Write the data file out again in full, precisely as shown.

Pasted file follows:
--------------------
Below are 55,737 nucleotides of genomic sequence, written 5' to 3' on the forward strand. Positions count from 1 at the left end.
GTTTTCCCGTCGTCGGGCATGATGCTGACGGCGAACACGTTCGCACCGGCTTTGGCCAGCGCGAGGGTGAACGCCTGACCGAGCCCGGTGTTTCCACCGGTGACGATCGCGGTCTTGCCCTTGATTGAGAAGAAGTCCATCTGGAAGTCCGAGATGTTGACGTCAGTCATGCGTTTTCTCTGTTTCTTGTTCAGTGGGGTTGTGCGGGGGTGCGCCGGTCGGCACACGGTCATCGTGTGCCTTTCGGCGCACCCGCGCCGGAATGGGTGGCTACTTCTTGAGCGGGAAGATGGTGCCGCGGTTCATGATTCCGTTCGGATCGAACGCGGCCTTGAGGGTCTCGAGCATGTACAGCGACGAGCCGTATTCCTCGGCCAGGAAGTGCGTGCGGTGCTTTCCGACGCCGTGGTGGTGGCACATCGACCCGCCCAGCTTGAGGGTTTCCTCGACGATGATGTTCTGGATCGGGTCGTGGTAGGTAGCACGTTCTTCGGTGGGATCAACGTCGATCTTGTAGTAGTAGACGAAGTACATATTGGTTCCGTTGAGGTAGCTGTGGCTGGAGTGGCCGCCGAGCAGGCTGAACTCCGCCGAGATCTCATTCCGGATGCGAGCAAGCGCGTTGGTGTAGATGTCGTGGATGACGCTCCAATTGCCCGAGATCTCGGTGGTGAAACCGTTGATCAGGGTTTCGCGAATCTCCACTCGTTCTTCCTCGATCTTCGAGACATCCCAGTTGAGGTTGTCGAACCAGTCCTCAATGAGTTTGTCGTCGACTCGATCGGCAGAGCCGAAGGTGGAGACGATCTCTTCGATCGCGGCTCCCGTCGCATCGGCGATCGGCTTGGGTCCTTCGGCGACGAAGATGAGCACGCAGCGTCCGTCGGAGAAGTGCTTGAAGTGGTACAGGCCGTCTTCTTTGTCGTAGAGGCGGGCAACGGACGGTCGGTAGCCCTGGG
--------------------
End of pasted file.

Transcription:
Below are 55,737 nucleotides of genomic sequence, written 5' to 3' on the forward strand. Positions count from 1 at the left end.
GTTTTCCCGTCGTCGGGCATGATGCTGACGGCGAACACGTTCGCACCGGCTTTGGCCAGCGCGAGGGTGAACGCCTGACCGAGCCCGGTGTTTCCACCGGTGACGATCGCGGTCTTGCCCTTGATTGAGAAGAAGTCCATCTGGAAGTCCGAGATGTTGACGTCAGTCATGCGTTTTCTCTGTTTCTTGTTCAGTGGGGTTGTGCGGGGGTGCGCCGGTCGGCACACGGTCATCGTGTGCCTTTCGGCGCACCCGCGCCGGAATGGGTGGCTACTTCTTGAGCGGGAAGATGGTGCCGCGGTTCATGATTCCGTTCGGATCGAACGCGGCCTTGAGGGTCTCGAGCATGTACAGCGACGAGCCGTATTCCTCGGCCAGGAAGTGCGTGCGGTGCTTTCCGACGCCGTGGTGGTGGCACATCGACCCGCCCAGCTTGAGGGTTTCCTCGACGATGATGTTCTGGATCGGGTCGTGGTAGGTAGCACGTTCTTCGGTGGGATCAACGTCGATCTTGTAGTAGTAGACGAAGTACATATTGGTTCCGTTGAGGTAGCTGTGGCTGGAGTGGCCGCCGAGCAGGCTGAACTCCGCCGAGATCTCATTCCGGATGCGAGCAAGCGCGTTGGTGTAGATGTCGTGGATGACGCTCCAATTGCCCGAGATCTCGGTGGTGAAACCGTTGATCAGGGTTTCGCGAATCTCCACTCGTTCTTCCTCGATCTTCGAGACATCCCAGTTGAGGTTGTCGAACCAGTCCTCAATGAGTTTGTCGTCGACTCGATCGGCAGAGCCGAAGGTGGAGACGATCTCTTCGATCGCGGCTCCCGTCGCATCGGCGATCGGCTTGGGTCCTTCGGCGACGAAGATGAGCACGCAGCGTCCGTCGGAGAAGTGCTTGAAGTGGTACAGGCCGTCTTCTTTGTCGTAGAGGCGGGCAACGGACGGTCGGTAGCCCTGGG